The Bluejays had just fallen from 20th to barely out of the Top 25 after losing by 13 Saturday at Providence, a team Villanova had beaten by 30 earlier this month on the Main Line.
Villanova, Creighton and Xavier are now the only Big East teams with one conference loss. The Wildcats, who go to underachieving Marquette on Saturday for the first of three straight on the road, will get a rematch in Omaha on Feb. 16. We'll see if that's the good news.
It was pretty much over quickly. That's because Creighton (16-3, 6-1), which converts 42 percent from the arc, drained its first nine shots, all from deep, in a little over the opening 6 minutes. They made them from the wing, the corner and straightaway. A few were from NBA-range. Some were open looks, others at least relatively contested. It hardly mattered. Senior forward Ethan Wragge, not All-America forward Doug McDermott, did most of the damage with seven of the first nine. Not shockingly, a guy averaging 11.7 points now has a new career high of 27.
"I've never seen that before, in person," said Villanova coach Jay Wright. "But I've seen them do that before. Just not to us."
Against Providence the Bluejays had only four triples, two by Wragge (in eight attempts). The 21 they made this time (of 35) is a Big East record. Wragge accounted for nine (on 14). No individual has ever made more against the Wildcats. Two decades ago Redlands had 24 against them in the team category. Wragge tied the Creighton record originally set by one-time Sixer Kyle Korver in 2003.
Villanova (16-2, 5-1), which had won five in a row since wasting an early 18-point lead at No. 2 Syracuse on Dec. 28, trailed by 28 but somehow got to within 13 by the break. Then a 24-2 spurt by the visitors, which included six threes, took care of things for keeps.
"We've played a lot of good games, and some where we haven't been on top of it," Wright said. "If you get behind against a team like that, it's tough to overcome. We just weren't ourselves. You have to fight through that.
"We tried our press. That's what we do. But we didn't get any traps early, and they did a great job of moving the ball and opening the floor up. When you let a team like that get hot, you're in trouble. It's the first time we weren't aggressive enough. We came out tentative. This team will make you pay, I think more than any. We got lit up."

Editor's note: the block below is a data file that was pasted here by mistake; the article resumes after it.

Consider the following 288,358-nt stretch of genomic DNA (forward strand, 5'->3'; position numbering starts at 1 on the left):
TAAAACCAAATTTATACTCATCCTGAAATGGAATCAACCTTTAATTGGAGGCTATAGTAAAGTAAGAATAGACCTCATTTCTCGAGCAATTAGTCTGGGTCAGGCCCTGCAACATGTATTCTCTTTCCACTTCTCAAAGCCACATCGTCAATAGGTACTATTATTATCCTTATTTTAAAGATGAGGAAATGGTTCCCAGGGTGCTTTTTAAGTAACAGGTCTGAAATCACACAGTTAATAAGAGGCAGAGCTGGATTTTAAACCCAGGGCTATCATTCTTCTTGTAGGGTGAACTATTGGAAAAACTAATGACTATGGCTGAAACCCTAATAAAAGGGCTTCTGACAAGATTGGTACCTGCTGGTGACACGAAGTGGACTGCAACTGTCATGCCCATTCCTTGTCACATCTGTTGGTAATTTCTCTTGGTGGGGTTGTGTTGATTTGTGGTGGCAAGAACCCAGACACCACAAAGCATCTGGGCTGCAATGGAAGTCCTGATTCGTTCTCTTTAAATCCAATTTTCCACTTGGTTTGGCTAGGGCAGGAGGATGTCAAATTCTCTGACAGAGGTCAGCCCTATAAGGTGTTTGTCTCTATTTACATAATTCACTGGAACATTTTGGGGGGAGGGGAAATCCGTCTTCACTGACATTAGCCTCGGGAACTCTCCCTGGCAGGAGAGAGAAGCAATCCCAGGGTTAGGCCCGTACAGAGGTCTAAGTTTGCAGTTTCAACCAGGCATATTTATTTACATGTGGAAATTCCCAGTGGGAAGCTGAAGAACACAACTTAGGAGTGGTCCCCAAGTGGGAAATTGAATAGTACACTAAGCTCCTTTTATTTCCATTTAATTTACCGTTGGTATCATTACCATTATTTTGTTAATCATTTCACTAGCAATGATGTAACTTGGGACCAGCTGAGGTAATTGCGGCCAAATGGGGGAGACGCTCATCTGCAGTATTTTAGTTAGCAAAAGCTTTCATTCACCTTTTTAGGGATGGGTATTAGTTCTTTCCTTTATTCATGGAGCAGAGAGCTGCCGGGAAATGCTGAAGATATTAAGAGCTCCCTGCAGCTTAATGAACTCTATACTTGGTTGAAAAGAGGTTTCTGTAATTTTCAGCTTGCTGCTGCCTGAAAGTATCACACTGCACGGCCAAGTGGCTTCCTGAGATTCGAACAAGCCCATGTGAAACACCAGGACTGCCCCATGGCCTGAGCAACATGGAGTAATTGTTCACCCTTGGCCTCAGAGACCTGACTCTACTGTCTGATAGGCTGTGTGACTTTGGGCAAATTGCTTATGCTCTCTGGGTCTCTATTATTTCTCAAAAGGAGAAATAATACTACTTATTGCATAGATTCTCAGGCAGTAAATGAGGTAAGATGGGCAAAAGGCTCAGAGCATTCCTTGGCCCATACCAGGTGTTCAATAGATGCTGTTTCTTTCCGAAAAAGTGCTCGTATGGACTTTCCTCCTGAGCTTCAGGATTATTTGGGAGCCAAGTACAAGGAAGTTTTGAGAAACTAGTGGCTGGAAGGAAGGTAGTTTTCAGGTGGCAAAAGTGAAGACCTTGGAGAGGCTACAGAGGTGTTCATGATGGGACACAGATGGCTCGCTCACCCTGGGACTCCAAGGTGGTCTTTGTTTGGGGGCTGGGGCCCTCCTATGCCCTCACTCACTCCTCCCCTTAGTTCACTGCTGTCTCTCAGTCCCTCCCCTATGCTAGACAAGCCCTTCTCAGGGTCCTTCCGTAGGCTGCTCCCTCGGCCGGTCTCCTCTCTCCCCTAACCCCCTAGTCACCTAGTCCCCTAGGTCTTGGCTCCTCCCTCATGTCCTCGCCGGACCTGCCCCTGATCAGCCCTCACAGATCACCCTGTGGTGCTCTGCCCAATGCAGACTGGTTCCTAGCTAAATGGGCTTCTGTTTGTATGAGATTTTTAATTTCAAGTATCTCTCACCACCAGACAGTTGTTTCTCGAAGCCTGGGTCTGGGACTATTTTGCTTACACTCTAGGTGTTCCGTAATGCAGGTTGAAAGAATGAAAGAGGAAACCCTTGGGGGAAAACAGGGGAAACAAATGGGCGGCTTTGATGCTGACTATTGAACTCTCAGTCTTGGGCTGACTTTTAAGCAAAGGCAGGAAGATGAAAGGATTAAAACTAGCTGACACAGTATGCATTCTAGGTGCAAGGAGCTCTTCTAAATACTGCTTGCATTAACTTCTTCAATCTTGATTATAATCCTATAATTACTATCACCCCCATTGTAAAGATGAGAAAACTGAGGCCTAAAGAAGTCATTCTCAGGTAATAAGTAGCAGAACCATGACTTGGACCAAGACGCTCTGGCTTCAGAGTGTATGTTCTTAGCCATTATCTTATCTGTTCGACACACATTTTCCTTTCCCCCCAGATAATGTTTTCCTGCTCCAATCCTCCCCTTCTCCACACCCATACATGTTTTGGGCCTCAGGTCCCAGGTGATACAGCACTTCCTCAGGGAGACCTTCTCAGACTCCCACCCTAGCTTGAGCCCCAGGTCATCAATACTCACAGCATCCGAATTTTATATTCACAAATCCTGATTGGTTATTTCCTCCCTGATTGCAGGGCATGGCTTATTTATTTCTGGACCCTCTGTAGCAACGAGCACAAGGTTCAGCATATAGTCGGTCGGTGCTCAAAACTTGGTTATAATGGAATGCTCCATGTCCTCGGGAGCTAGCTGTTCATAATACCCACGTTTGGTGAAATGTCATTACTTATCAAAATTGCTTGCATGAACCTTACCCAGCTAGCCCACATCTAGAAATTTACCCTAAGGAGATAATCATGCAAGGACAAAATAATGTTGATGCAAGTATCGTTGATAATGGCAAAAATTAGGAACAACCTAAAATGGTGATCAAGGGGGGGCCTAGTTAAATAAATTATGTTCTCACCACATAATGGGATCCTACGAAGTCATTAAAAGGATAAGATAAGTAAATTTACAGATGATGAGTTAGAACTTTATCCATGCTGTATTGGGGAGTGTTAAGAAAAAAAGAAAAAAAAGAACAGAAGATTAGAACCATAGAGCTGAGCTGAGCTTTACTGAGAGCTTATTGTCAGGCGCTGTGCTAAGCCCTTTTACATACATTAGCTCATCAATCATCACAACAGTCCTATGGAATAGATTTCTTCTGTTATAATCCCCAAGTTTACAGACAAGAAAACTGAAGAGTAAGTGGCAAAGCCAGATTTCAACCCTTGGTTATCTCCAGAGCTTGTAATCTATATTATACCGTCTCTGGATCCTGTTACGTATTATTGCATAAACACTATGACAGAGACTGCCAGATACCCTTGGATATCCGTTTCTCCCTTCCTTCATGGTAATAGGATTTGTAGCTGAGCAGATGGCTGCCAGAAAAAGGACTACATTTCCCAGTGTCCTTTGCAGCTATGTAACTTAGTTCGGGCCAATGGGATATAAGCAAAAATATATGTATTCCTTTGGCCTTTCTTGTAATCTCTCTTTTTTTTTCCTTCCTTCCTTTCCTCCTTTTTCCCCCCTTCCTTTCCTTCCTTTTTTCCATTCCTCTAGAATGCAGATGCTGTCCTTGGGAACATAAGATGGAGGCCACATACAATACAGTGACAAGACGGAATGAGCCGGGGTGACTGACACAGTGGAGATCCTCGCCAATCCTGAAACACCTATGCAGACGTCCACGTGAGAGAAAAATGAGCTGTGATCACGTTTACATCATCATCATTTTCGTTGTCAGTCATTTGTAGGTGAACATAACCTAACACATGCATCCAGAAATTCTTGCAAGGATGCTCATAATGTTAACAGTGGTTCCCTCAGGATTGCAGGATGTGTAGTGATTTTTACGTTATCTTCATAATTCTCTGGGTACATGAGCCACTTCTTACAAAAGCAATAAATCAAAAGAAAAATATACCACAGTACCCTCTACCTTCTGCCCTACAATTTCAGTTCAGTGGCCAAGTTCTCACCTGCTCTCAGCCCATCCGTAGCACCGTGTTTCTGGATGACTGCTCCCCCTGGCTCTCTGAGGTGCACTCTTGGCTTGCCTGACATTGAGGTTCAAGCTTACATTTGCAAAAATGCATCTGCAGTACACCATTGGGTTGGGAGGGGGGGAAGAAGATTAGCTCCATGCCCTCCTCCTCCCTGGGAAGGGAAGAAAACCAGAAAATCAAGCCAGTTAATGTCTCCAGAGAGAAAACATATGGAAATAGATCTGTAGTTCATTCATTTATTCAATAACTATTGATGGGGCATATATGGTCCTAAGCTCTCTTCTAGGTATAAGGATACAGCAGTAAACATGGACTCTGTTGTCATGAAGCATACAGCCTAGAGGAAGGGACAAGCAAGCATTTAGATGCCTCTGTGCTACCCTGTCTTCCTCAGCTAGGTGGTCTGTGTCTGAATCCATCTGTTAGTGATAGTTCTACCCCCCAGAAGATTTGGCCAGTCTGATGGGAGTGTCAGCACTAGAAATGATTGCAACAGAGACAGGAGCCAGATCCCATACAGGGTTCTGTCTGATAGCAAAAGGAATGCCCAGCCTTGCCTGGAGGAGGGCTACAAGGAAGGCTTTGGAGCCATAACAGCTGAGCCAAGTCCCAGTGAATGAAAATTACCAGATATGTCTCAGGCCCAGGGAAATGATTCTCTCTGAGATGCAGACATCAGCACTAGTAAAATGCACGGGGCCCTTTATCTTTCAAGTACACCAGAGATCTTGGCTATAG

McDermott (8-for-13, 5-for-8 from beyond the arc), who beat Saint Joseph's with a late shot at Hagan Arena in late November, had 23, two off his average. Jahenns Manigat (6-7, 4-5) had 19, 11 above his. Creighton had 25 assists on 33 baskets, and just eight turnovers. The Jays shot almost as well from three as they did from the foul line.
James Bell led the Wildcats with 19. Their other numbers were largely irrelevant.
"I think we're sending a message to the whole country that we can play with anyone," said McDermott, who won a second-round NCAA game here last March over Cincinnati before getting sent home by Duke. "A lot of people questioned our defense. We can shoot the ball, but we can defend too."
Not that they really had to. At some point the only way the Wildcats were getting back in it was by throwing up some fours.
"We don't pay attention to any rankings," said junior Darrun Hilliard. "We just have to continue doing what we do. Nothing else besides that.
"They hit shots. But we didn't play as well as we could."
Duly noted. And the journey moves on to the next obstacle.
"A little humility never hurt anyone," Wright said. "It's still early in the season. You can win and learn. We certainly don't like to do it this way. It hurts. You go through it and come back the next day. Even if we'd won, it's part of the season. We'd have to get ready for Marquette. It's a tough stretch . . .
"Something like this can be a good thing, but I don't think we needed it. We had their attention."
Just in case, maybe this will make it even more undivided.